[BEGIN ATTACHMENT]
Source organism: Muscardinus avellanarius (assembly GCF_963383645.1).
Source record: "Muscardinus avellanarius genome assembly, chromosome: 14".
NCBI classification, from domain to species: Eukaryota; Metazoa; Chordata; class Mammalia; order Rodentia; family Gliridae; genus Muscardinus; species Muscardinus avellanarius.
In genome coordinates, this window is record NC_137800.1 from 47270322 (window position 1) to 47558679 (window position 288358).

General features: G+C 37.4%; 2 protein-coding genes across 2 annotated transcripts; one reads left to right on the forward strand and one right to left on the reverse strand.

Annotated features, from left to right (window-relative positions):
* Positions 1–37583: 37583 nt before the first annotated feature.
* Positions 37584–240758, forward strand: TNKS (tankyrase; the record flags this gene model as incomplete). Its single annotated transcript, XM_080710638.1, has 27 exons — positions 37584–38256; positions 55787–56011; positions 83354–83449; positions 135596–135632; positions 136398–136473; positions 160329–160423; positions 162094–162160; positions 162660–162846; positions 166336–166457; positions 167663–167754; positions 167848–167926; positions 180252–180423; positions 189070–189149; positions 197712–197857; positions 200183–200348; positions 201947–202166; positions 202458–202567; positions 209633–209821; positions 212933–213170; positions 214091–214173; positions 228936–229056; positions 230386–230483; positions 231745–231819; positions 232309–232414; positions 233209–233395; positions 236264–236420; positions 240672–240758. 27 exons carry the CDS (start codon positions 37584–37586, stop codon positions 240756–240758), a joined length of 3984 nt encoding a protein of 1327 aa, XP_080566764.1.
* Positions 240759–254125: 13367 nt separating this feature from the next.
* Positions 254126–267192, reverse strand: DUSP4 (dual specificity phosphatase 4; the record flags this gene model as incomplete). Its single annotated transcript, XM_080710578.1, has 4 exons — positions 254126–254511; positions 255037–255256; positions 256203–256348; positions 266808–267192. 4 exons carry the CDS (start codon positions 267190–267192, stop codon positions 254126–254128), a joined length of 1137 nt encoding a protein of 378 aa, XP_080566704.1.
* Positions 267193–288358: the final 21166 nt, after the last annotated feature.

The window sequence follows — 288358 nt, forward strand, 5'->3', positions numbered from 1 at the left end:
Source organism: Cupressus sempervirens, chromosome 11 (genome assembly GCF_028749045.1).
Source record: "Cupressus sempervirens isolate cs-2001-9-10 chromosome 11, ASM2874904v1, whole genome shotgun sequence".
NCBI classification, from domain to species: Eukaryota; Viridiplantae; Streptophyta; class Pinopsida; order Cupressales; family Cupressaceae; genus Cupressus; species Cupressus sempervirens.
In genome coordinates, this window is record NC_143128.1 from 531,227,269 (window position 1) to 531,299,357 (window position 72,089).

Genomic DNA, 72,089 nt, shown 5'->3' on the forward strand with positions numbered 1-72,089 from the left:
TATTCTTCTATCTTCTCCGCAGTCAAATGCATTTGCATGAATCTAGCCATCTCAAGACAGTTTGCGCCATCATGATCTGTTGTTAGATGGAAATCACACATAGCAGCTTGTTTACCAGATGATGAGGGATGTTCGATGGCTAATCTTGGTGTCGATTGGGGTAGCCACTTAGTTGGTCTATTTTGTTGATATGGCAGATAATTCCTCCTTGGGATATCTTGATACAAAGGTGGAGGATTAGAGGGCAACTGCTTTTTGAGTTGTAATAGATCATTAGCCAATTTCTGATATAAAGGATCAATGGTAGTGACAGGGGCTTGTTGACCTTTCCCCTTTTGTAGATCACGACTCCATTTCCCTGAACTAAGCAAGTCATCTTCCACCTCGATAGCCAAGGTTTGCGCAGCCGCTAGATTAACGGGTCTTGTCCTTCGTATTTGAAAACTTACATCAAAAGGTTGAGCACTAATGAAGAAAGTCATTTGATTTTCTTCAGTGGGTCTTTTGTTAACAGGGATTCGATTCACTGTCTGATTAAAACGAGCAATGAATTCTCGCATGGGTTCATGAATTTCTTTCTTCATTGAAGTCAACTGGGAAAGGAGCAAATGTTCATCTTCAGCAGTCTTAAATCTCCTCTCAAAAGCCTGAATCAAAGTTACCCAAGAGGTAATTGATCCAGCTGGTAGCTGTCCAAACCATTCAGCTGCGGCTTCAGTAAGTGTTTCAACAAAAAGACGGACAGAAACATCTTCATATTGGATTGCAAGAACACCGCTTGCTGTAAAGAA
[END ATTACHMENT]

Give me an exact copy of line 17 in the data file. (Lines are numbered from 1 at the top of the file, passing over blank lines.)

Genomic DNA, 72,089 nt, shown 5'->3' on the forward strand with positions numbered 1-72,089 from the left: